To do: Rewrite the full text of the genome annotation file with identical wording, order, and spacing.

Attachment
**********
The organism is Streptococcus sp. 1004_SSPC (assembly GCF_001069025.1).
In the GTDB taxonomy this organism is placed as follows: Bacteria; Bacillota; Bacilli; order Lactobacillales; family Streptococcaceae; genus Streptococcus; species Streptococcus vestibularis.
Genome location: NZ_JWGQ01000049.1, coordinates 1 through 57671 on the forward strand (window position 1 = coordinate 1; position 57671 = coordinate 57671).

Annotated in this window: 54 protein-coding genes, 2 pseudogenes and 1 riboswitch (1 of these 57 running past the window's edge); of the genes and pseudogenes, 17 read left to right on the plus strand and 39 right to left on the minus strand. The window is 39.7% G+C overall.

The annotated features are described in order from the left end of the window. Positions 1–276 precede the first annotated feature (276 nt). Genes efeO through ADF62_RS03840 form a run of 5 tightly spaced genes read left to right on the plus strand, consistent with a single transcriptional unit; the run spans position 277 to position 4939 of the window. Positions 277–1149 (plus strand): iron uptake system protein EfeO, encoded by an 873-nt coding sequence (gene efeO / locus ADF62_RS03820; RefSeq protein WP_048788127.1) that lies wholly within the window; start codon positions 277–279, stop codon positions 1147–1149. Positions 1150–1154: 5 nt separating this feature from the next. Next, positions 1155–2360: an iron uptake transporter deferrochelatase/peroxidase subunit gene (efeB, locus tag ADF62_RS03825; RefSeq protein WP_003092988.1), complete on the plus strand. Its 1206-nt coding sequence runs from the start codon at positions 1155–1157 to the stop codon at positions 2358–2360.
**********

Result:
The organism is Streptococcus sp. 1004_SSPC (assembly GCF_001069025.1).
In the GTDB taxonomy this organism is placed as follows: Bacteria; Bacillota; Bacilli; order Lactobacillales; family Streptococcaceae; genus Streptococcus; species Streptococcus vestibularis.
Genome location: NZ_JWGQ01000049.1, coordinates 1 through 57671 on the forward strand (window position 1 = coordinate 1; position 57671 = coordinate 57671).

Annotated in this window: 54 protein-coding genes, 2 pseudogenes and 1 riboswitch (1 of these 57 running past the window's edge); of the genes and pseudogenes, 17 read left to right on the plus strand and 39 right to left on the minus strand. The window is 39.7% G+C overall.

The annotated features are described in order from the left end of the window. Positions 1–276 precede the first annotated feature (276 nt). Genes efeO through ADF62_RS03840 form a run of 5 tightly spaced genes read left to right on the plus strand, consistent with a single transcriptional unit; the run spans position 277 to position 4939 of the window. Positions 277–1149 (plus strand): iron uptake system protein EfeO, encoded by an 873-nt coding sequence (gene efeO / locus ADF62_RS03820; RefSeq protein WP_048788127.1) that lies wholly within the window; start codon positions 277–279, stop codon positions 1147–1149. Positions 1150–1154: 5 nt separating this feature from the next. Next, positions 1155–2360: an iron uptake transporter deferrochelatase/peroxidase subunit gene (efeB, locus tag ADF62_RS03825; RefSeq protein WP_003092988.1), complete on the plus strand. Its 1206-nt coding sequence runs from the start codon at positions 1155–1157 to the stop codon at positions 2358–2360.